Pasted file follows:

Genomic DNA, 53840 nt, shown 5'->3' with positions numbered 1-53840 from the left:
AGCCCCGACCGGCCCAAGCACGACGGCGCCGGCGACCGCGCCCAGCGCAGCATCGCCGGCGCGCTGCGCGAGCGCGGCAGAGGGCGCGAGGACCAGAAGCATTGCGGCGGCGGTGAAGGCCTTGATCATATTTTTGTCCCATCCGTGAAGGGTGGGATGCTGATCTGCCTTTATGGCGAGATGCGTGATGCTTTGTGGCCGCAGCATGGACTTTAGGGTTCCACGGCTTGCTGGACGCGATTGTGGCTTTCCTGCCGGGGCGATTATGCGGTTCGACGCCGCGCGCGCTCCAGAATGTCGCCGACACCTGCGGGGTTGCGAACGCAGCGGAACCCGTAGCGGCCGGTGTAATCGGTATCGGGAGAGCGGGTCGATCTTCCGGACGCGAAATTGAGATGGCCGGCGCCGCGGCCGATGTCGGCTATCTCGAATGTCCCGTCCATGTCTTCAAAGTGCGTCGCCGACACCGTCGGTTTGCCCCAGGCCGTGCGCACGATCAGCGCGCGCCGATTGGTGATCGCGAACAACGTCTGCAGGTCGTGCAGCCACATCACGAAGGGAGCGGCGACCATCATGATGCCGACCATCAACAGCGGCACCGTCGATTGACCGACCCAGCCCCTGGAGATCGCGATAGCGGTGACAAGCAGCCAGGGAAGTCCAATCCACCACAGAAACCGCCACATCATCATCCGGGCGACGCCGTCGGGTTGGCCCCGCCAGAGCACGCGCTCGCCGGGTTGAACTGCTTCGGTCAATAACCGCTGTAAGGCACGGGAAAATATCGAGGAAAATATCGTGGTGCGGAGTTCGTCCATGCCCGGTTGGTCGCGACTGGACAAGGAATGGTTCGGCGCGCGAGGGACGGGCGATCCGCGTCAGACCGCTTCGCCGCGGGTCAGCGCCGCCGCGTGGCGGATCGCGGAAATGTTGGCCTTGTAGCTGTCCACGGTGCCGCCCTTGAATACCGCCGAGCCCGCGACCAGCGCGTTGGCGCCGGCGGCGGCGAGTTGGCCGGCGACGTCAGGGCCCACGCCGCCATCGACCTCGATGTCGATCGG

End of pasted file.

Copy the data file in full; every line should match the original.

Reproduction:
Genomic DNA, 53840 nt, shown 5'->3' with positions numbered 1-53840 from the left:
AGCCCCGACCGGCCCAAGCACGACGGCGCCGGCGACCGCGCCCAGCGCAGCATCGCCGGCGCGCTGCGCGAGCGCGGCAGAGGGCGCGAGGACCAGAAGCATTGCGGCGGCGGTGAAGGCCTTGATCATATTTTTGTCCCATCCGTGAAGGGTGGGATGCTGATCTGCCTTTATGGCGAGATGCGTGATGCTTTGTGGCCGCAGCATGGACTTTAGGGTTCCACGGCTTGCTGGACGCGATTGTGGCTTTCCTGCCGGGGCGATTATGCGGTTCGACGCCGCGCGCGCTCCAGAATGTCGCCGACACCTGCGGGGTTGCGAACGCAGCGGAACCCGTAGCGGCCGGTGTAATCGGTATCGGGAGAGCGGGTCGATCTTCCGGACGCGAAATTGAGATGGCCGGCGCCGCGGCCGATGTCGGCTATCTCGAATGTCCCGTCCATGTCTTCAAAGTGCGTCGCCGACACCGTCGGTTTGCCCCAGGCCGTGCGCACGATCAGCGCGCGCCGATTGGTGATCGCGAACAACGTCTGCAGGTCGTGCAGCCACATCACGAAGGGAGCGGCGACCATCATGATGCCGACCATCAACAGCGGCACCGTCGATTGACCGACCCAGCCCCTGGAGATCGCGATAGCGGTGACAAGCAGCCAGGGAAGTCCAATCCACCACAGAAACCGCCACATCATCATCCGGGCGACGCCGTCGGGTTGGCCCCGCCAGAGCACGCGCTCGCCGGGTTGAACTGCTTCGGTCAATAACCGCTGTAAGGCACGGGAAAATATCGAGGAAAATATCGTGGTGCGGAGTTCGTCCATGCCCGGTTGGTCGCGACTGGACAAGGAATGGTTCGGCGCGCGAGGGACGGGCGATCCGCGTCAGACCGCTTCGCCGCGGGTCAGCGCCGCCGCGTGGCGGATCGCGGAAATGTTGGCCTTGTAGCTGTCCACGGTGCCGCCCTTGAATACCGCCGAGCCCGCGACCAGCGCGTTGGCGCCGGCGGCGGCGAGTTGGCCGGCGACGTCAGGGCCCACGCCGCCATCGACCTCGATGTCGATCGG